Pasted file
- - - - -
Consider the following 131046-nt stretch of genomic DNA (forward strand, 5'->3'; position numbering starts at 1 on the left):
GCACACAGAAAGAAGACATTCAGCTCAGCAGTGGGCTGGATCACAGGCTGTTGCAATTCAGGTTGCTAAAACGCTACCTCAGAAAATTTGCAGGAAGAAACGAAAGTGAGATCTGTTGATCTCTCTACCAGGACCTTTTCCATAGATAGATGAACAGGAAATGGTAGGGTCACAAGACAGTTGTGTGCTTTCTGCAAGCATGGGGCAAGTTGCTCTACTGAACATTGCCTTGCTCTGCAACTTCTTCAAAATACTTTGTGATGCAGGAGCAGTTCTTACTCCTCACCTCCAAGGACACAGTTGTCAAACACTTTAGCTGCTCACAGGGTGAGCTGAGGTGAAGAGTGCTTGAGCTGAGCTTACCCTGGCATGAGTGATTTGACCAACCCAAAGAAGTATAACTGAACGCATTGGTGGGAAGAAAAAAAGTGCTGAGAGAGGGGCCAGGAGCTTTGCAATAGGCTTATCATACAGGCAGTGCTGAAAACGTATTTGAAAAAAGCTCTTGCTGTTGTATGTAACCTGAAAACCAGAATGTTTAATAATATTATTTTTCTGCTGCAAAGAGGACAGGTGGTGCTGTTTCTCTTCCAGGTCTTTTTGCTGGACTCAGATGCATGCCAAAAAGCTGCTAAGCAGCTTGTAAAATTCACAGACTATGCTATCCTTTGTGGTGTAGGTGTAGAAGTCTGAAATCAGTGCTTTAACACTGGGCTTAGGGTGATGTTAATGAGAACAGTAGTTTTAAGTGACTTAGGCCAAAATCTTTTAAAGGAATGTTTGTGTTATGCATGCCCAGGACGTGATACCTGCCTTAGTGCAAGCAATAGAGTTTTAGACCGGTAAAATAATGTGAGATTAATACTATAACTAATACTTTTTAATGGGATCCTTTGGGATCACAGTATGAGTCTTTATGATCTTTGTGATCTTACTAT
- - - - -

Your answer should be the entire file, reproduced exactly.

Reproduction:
Consider the following 131046-nt stretch of genomic DNA (forward strand, 5'->3'; position numbering starts at 1 on the left):
GCACACAGAAAGAAGACATTCAGCTCAGCAGTGGGCTGGATCACAGGCTGTTGCAATTCAGGTTGCTAAAACGCTACCTCAGAAAATTTGCAGGAAGAAACGAAAGTGAGATCTGTTGATCTCTCTACCAGGACCTTTTCCATAGATAGATGAACAGGAAATGGTAGGGTCACAAGACAGTTGTGTGCTTTCTGCAAGCATGGGGCAAGTTGCTCTACTGAACATTGCCTTGCTCTGCAACTTCTTCAAAATACTTTGTGATGCAGGAGCAGTTCTTACTCCTCACCTCCAAGGACACAGTTGTCAAACACTTTAGCTGCTCACAGGGTGAGCTGAGGTGAAGAGTGCTTGAGCTGAGCTTACCCTGGCATGAGTGATTTGACCAACCCAAAGAAGTATAACTGAACGCATTGGTGGGAAGAAAAAAAGTGCTGAGAGAGGGGCCAGGAGCTTTGCAATAGGCTTATCATACAGGCAGTGCTGAAAACGTATTTGAAAAAAGCTCTTGCTGTTGTATGTAACCTGAAAACCAGAATGTTTAATAATATTATTTTTCTGCTGCAAAGAGGACAGGTGGTGCTGTTTCTCTTCCAGGTCTTTTTGCTGGACTCAGATGCATGCCAAAAAGCTGCTAAGCAGCTTGTAAAATTCACAGACTATGCTATCCTTTGTGGTGTAGGTGTAGAAGTCTGAAATCAGTGCTTTAACACTGGGCTTAGGGTGATGTTAATGAGAACAGTAGTTTTAAGTGACTTAGGCCAAAATCTTTTAAAGGAATGTTTGTGTTATGCATGCCCAGGACGTGATACCTGCCTTAGTGCAAGCAATAGAGTTTTAGACCGGTAAAATAATGTGAGATTAATACTATAACTAATACTTTTTAATGGGATCCTTTGGGATCACAGTATGAGTCTTTATGATCTTTGTGATCTTACTAT